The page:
Geography wasn't listed on the schedule, manily because we put it up after North Carolina. We are using The Trail Guide to The US, and I plan to get the TG to The World this year as well. We love it so far (just 1 state in) but, as usual, we branch and bunny trail and a state a week probably won't work with each tag along the Trail. We read about pirates/privateers, flying and Kitty Hawk, a quick history of the Wright Bros. And lighthouses. It took 2 weeks, between reading, mapping activities, and such. We probably need to set out a definite scope per state plus the TG work. Give me a couple months on that one.
English and grammar work are stock textbooks. We use Rod & Staff for Math and English, grammar and spelling. One lesson plus associated reading and/or page work. And we have flashcards set up for the parts of speech. Kind of like a "Memory" game...you have a part of speech and you select a couple other cards -- are they your part of speech or not. We're so fancy here :o)
Bible is fun -- we use the lessons from Padfield (I'll post the link later -- it's on my HSB blog...padfield.com or .org. I forget). We read X chapter(s) and have questions. We have a Children's Bible to read the lesson from as well (the youngers like the pictures, and the stories are written more to their comprehension level). And we might do coloring pages from the Calvary Chapel Curriculum (link later...it's on the HSB blog, too)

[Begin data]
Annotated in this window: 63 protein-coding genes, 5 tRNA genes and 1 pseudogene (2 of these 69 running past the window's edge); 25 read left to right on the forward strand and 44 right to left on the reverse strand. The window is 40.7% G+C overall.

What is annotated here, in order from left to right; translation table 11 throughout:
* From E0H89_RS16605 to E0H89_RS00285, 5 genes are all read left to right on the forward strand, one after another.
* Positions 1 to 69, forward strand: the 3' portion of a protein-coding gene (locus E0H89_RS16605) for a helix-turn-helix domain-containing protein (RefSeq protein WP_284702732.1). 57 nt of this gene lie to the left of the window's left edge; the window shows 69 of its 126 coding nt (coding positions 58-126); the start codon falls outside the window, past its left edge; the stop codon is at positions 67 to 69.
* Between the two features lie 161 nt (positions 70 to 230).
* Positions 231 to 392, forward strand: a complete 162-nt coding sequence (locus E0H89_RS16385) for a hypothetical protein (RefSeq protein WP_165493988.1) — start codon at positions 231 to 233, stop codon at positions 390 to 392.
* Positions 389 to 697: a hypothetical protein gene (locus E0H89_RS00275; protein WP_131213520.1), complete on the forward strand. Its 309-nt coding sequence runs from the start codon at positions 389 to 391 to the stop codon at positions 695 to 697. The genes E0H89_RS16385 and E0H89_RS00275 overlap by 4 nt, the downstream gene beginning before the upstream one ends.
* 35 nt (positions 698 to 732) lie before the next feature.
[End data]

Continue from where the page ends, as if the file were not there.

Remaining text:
The olders have their own study materials -- Daily Truths for Godly Youth, Christian Ethics, A Woman After God's Own Heart, etc. We are also planning to start our Keepers at Home/Contenders of Faith program back up weekly (probably Saturdays).
All in all, aside from just the fun of reading, proper school itself might take 2-3 hours at most. Some days could be longer depending on attitudes and such. But even on a worst day, we aren't going to be sitting here with glazed looks on our faces for some 6 hours! That would be insane.